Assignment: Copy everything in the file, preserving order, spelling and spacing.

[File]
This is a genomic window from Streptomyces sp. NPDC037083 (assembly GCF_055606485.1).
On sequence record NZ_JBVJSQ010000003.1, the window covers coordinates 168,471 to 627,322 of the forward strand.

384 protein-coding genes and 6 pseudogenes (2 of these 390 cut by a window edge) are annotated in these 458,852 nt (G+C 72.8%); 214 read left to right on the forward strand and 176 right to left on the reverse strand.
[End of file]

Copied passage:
This is a genomic window from Streptomyces sp. NPDC037083 (assembly GCF_055606485.1).
On sequence record NZ_JBVJSQ010000003.1, the window covers coordinates 168,471 to 627,322 of the forward strand.

384 protein-coding genes and 6 pseudogenes (2 of these 390 cut by a window edge) are annotated in these 458,852 nt (G+C 72.8%); 214 read left to right on the forward strand and 176 right to left on the reverse strand.